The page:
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El Paso area seeing increased number of migrant deaths, many by drowning in irrigation canals

A group of migrants turn themselves in to Border Patrol agents after crossing the Rio Grande from Ciudad Juarez to El Paso.
Angela Kocherga
A group of migrants turn themselves in to Border Patrol agents after crossing the Rio Grande from Ciudad Juarez to El Paso.

The deaths of 53 people found in an abandoned tractor trailer in San Antonio this week have again highlighted the perils of illicit border crossings: Officials have, for years, warned of the dangers of trying to get into the U.S. illegally – not just because of the depredations of smugglers, but the environmental conditions most migrants encounter.

“The summer is especially dangerous. We’ve got triple-digit heat [and] dangerous treks through the desert in this area and over Mount Cristo Rey, which is right near the border in El Paso,” said Angela Kocherga, news director of Texas Standard partner station KTEP in El Paso. “And June’s been especially deadly because of irrigation canals.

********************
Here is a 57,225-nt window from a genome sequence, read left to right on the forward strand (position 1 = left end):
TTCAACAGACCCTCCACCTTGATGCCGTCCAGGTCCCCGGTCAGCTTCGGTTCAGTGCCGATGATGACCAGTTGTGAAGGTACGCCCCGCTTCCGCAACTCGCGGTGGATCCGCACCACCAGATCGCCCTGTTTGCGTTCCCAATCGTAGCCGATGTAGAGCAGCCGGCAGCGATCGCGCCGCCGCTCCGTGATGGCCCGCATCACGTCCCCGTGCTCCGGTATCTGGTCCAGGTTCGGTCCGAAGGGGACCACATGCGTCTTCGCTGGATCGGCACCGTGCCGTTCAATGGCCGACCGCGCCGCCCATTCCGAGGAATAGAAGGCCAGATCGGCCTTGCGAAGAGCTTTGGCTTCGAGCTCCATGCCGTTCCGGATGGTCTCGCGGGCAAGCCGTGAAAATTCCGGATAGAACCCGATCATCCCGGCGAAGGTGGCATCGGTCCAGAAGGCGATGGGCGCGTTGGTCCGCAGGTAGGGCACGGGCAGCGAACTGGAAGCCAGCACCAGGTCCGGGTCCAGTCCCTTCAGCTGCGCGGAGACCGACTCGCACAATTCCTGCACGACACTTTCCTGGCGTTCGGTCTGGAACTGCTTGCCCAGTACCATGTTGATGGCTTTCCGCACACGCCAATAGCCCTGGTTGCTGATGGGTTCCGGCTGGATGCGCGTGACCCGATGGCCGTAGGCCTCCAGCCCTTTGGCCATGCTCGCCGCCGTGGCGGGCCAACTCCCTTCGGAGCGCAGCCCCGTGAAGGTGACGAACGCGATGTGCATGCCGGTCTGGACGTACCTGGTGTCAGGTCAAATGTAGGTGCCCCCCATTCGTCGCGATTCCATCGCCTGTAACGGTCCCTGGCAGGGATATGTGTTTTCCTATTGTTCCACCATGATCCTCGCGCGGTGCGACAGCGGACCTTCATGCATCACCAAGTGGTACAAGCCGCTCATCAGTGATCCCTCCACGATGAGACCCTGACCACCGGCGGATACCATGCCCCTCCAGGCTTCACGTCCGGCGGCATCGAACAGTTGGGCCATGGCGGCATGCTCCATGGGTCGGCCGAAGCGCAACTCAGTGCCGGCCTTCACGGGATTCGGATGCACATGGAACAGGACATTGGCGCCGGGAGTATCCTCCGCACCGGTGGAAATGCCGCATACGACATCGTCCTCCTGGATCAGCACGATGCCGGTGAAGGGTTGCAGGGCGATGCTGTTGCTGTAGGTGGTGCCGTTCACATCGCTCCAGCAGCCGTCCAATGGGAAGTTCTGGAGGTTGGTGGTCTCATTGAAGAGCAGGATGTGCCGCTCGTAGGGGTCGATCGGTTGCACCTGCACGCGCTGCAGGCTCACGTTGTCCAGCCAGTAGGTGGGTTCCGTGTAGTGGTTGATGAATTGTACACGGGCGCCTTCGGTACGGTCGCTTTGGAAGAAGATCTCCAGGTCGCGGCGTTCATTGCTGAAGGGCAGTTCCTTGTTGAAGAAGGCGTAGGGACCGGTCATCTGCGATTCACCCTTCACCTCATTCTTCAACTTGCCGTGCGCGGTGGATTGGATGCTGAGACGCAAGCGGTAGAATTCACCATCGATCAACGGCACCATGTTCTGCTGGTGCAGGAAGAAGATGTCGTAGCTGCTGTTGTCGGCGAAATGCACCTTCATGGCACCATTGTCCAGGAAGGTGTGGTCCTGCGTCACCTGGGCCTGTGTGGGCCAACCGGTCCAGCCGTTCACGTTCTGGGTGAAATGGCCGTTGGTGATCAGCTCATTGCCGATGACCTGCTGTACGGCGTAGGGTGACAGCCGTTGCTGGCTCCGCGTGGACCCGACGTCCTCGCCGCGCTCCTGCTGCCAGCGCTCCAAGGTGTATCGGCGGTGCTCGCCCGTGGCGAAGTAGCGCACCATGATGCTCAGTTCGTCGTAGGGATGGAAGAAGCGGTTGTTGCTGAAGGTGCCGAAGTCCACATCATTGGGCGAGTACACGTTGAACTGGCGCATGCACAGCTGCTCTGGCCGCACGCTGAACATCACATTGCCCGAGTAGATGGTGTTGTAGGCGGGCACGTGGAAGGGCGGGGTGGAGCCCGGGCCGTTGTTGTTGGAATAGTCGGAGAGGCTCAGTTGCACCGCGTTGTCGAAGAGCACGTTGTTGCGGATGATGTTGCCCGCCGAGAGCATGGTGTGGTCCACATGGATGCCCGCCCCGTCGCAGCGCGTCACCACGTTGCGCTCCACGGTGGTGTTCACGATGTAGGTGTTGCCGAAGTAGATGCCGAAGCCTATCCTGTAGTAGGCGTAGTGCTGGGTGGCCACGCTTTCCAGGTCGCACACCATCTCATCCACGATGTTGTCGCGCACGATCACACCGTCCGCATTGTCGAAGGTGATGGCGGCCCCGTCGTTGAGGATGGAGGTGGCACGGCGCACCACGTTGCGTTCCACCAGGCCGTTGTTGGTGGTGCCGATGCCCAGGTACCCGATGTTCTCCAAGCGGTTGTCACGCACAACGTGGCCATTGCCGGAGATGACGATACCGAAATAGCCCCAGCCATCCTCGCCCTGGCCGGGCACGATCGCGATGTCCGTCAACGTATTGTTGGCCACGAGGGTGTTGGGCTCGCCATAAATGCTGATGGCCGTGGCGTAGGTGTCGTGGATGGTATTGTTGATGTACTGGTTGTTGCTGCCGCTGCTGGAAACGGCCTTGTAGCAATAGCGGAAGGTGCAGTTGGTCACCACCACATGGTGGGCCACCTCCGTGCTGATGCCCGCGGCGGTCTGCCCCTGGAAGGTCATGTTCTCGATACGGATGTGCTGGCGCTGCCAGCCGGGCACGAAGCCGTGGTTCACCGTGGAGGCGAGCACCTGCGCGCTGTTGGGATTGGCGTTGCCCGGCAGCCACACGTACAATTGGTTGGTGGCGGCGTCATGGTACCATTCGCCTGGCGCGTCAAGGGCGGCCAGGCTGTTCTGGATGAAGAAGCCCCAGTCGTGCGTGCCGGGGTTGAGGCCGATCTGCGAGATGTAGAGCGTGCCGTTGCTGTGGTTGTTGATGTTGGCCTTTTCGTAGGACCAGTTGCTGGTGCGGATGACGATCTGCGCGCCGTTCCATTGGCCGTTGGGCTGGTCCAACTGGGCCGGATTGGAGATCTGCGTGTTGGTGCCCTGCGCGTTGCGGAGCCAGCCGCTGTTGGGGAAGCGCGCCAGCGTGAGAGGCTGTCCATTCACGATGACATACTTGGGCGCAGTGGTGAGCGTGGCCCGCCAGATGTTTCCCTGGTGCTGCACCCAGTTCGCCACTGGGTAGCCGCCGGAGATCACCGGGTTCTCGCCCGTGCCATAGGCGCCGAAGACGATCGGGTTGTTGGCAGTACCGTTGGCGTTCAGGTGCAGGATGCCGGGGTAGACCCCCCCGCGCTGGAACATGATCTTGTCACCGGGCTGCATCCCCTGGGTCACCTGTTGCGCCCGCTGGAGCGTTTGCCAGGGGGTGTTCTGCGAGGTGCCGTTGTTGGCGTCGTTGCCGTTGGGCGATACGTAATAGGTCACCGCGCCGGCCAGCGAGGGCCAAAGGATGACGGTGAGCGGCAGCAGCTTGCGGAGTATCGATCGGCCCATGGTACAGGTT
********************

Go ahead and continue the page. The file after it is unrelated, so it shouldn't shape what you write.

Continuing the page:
Nearly 40 migrants crossing the Mexico border into Texas have died in the El Paso region since October. Those numbers are on track to surpass last year’s number of migrant deaths in that region. Of the 37 migrants who have died in this area, El Paso Border Patrol Chief Gloria Chavez says 15 of those deaths were caused by drowning in irrigation canals along the border wall.

“The currents in the water canals are incredibly strong and pose a threat to any that enter,” Chavez said in a press conference Monday. “The canals are self-cleaning and are designed to pull down any debris that goes into those waters.”

At the press conference, which was held just hours before the news broke that dozens of migrants had been found dead San Antonio, Chavez and other law enforcement officials warned migrants not to put their lives in the hands of smugglers. 

Kocherga said the migrants she’s interviewed are very aware of the dangers of crossing the border but that many have dared to come anyway, often being told they have a job waiting for them if they can cross into the U.S.

“Both business groups and immigrant advocates are pushing for reform, saying, you know, if people had work visas, they wouldn’t have to put their hands and, you know, put their lives in the hands of smugglers and sneak into the country,” Kocherga said. “But so far, there’s been no movement in Congress. So for now, it seems that the U.S. is outsourcing immigration policy to criminal groups.”

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